or, When Experts Aren’t
I just finished listening to a woman billed as a “transportation expert” on ABC’s Good Morning America giving her take on why there are so many flight delays these days. Her answer: because the airlines have fewer flights and because they have more occupied seats per flight. Her solution to the problem was that the airlines change their decision-making process to a more passenger-centered approach.
Neither of her explanations have much to do with why there are so many flight delays these days. She was actually answering a very different question: why is flying so uncomfortable these days?
We have airlines with incentives to create peak load problems and an air traffic control system with incentives to eliminate them by spacing out takeoffs and landings to pace them so that they can handle them safely. It’s as simple as that. Since deregulation more than a generation ago airlines have scheduled their flights to suit the preferences of their most profitable customers—business travelers and last minute flyers. That means that all of the airlines leave at roughly the same time to roughly the same places and want to land at roughly the same time from roughly the same places. At popular departure and arrival times that’s more than air traffic control can deal with so air traffic control delays are imposed to reduce the peak problem to what air traffic can accommodate. Result: delays.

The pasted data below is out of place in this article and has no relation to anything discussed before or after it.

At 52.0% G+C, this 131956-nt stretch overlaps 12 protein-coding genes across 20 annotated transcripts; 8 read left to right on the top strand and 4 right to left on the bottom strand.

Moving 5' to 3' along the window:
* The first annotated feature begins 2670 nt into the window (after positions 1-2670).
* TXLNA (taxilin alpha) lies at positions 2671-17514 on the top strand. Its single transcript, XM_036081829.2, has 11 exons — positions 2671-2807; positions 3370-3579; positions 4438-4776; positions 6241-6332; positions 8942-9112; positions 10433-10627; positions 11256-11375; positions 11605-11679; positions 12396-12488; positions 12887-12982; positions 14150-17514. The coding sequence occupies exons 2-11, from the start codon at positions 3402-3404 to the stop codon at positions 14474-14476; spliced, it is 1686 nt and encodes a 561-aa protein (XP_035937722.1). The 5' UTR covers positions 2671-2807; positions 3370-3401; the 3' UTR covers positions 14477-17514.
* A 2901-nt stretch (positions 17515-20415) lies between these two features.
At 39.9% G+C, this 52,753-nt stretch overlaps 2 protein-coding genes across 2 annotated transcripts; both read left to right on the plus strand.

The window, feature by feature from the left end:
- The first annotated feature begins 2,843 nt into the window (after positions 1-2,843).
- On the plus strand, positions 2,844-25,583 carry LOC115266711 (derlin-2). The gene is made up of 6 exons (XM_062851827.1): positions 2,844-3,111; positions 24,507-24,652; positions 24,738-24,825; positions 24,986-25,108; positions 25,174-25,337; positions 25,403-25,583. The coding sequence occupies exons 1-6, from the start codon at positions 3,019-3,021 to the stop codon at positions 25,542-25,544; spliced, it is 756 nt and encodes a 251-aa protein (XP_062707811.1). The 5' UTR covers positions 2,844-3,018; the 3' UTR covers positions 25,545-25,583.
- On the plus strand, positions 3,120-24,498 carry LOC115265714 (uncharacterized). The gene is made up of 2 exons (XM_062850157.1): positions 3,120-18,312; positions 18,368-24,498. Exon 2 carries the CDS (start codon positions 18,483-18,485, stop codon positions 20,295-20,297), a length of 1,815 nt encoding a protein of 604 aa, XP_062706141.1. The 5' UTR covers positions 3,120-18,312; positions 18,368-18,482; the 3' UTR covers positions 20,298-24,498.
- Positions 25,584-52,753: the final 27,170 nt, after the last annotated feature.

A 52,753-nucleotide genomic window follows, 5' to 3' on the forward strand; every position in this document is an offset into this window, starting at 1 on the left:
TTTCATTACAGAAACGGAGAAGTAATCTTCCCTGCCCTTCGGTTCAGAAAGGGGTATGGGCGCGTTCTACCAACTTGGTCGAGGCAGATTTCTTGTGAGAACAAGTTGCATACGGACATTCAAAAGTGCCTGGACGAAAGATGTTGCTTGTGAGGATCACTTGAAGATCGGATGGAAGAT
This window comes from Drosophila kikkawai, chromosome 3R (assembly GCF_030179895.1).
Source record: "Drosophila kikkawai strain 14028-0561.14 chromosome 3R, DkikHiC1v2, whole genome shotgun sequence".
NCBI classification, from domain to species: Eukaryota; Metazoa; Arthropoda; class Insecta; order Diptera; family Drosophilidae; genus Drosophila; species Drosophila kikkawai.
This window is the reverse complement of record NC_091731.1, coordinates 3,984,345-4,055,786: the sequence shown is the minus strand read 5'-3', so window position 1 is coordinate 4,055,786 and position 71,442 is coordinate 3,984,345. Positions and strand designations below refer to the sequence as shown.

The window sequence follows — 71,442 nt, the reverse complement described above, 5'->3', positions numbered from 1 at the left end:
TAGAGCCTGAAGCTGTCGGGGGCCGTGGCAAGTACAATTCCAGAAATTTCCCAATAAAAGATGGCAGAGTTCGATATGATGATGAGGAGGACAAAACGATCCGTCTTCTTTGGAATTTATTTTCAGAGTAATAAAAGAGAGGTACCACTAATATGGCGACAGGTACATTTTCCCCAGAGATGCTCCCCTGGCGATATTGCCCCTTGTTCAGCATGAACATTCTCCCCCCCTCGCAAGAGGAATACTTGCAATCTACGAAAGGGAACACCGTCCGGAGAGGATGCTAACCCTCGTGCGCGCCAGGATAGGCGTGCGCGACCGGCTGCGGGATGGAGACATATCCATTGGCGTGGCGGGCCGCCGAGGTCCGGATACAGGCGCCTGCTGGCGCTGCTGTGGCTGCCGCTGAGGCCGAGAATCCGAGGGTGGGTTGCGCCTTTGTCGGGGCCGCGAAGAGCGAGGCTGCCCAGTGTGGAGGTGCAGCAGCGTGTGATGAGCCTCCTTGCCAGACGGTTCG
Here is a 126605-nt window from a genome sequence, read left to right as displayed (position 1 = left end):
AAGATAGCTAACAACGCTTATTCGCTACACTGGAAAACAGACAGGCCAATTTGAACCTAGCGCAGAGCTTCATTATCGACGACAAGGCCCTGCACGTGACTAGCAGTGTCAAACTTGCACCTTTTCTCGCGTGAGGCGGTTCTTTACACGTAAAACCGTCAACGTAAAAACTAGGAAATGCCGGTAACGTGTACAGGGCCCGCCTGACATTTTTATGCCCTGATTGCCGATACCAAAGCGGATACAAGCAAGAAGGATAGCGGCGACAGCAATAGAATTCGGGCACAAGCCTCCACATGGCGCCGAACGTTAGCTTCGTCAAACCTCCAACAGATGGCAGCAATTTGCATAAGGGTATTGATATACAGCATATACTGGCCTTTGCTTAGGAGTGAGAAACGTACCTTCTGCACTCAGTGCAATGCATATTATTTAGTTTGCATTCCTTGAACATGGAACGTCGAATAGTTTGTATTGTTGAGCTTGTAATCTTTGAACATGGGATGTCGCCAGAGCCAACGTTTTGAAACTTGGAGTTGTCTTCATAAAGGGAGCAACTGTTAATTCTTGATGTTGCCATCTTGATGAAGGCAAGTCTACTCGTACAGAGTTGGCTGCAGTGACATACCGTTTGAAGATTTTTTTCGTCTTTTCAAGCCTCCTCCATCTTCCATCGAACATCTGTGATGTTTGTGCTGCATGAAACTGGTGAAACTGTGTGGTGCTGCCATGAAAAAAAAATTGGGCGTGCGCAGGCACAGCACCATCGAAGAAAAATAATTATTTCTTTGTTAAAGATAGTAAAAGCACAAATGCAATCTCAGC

My solution to this problem would be to limit the number of departures and arrivals at any given time slot to what air traffic can accommodate safely. Auction the slots to the airlines on an annual basis and let them charge what they need to to recoup the cost of leasing the slot at the auction price.
There will still be occasional horror stories due to the vagaries of weather, conditions, and equipment. But it would be better than it is now.
And the woman’s suggestions that airlines work against their own interests were simply idiotic. Where do they get these people?
There are lots and lots of reasons that air travel is unpleasant. Too many people, small seats, cabin service personnel who wish they were somewhere else, rude people, the list goes on forever. I still find the time and fuel saving “touch and go” takeoff system that was adopted a score of years ago jarring. Just one more darned thing that makes flying unpleasant.
And, as I’ve pointed out before, short haul commercial passenger air travel doesn’t make much sense any more.